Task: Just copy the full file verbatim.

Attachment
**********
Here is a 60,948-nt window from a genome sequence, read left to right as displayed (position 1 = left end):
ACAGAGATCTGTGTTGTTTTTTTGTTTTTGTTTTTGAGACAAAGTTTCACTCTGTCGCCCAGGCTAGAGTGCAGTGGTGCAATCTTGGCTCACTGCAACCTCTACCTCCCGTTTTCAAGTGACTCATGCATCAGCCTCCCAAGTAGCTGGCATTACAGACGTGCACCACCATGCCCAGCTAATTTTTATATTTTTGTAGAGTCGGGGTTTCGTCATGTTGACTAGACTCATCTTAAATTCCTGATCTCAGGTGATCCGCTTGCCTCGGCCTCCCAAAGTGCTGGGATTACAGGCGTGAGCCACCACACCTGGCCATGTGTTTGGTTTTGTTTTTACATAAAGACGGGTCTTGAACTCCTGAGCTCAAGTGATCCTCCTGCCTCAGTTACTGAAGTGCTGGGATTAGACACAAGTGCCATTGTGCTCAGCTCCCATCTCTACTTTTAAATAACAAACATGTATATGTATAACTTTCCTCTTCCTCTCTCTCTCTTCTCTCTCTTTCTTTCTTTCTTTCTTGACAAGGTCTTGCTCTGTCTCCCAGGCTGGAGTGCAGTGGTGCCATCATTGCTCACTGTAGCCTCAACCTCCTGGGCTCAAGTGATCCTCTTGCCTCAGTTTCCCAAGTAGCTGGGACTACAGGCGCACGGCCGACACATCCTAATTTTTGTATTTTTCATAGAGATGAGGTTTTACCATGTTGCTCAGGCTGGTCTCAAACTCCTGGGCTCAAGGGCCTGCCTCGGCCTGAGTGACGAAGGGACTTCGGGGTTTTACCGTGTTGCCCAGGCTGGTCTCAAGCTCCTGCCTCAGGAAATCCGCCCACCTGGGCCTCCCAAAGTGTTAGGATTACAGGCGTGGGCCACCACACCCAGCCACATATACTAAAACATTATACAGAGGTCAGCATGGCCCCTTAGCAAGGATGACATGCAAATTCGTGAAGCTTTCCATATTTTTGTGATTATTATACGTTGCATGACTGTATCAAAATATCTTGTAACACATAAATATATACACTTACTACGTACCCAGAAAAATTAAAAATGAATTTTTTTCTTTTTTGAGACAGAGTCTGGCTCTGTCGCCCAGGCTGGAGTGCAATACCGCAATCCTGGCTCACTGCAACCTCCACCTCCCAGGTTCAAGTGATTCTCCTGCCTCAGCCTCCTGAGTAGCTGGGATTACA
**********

Here is a 60,948-nt window from a genome sequence, read left to right as displayed (position 1 = left end):
ACAGAGATCTGTGTTGTTTTTTTGTTTTTGTTTTTGAGACAAAGTTTCACTCTGTCGCCCAGGCTAGAGTGCAGTGGTGCAATCTTGGCTCACTGCAACCTCTACCTCCCGTTTTCAAGTGACTCATGCATCAGCCTCCCAAGTAGCTGGCATTACAGACGTGCACCACCATGCCCAGCTAATTTTTATATTTTTGTAGAGTCGGGGTTTCGTCATGTTGACTAGACTCATCTTAAATTCCTGATCTCAGGTGATCCGCTTGCCTCGGCCTCCCAAAGTGCTGGGATTACAGGCGTGAGCCACCACACCTGGCCATGTGTTTGGTTTTGTTTTTACATAAAGACGGGTCTTGAACTCCTGAGCTCAAGTGATCCTCCTGCCTCAGTTACTGAAGTGCTGGGATTAGACACAAGTGCCATTGTGCTCAGCTCCCATCTCTACTTTTAAATAACAAACATGTATATGTATAACTTTCCTCTTCCTCTCTCTCTCTTCTCTCTCTTTCTTTCTTTCTTTCTTGACAAGGTCTTGCTCTGTCTCCCAGGCTGGAGTGCAGTGGTGCCATCATTGCTCACTGTAGCCTCAACCTCCTGGGCTCAAGTGATCCTCTTGCCTCAGTTTCCCAAGTAGCTGGGACTACAGGCGCACGGCCGACACATCCTAATTTTTGTATTTTTCATAGAGATGAGGTTTTACCATGTTGCTCAGGCTGGTCTCAAACTCCTGGGCTCAAGGGCCTGCCTCGGCCTGAGTGACGAAGGGACTTCGGGGTTTTACCGTGTTGCCCAGGCTGGTCTCAAGCTCCTGCCTCAGGAAATCCGCCCACCTGGGCCTCCCAAAGTGTTAGGATTACAGGCGTGGGCCACCACACCCAGCCACATATACTAAAACATTATACAGAGGTCAGCATGGCCCCTTAGCAAGGATGACATGCAAATTCGTGAAGCTTTCCATATTTTTGTGATTATTATACGTTGCATGACTGTATCAAAATATCTTGTAACACATAAATATATACACTTACTACGTACCCAGAAAAATTAAAAATGAATTTTTTTCTTTTTTGAGACAGAGTCTGGCTCTGTCGCCCAGGCTGGAGTGCAATACCGCAATCCTGGCTCACTGCAACCTCCACCTCCCAGGTTCAAGTGATTCTCCTGCCTCAGCCTCCTGAGTAGCTGGGATTACA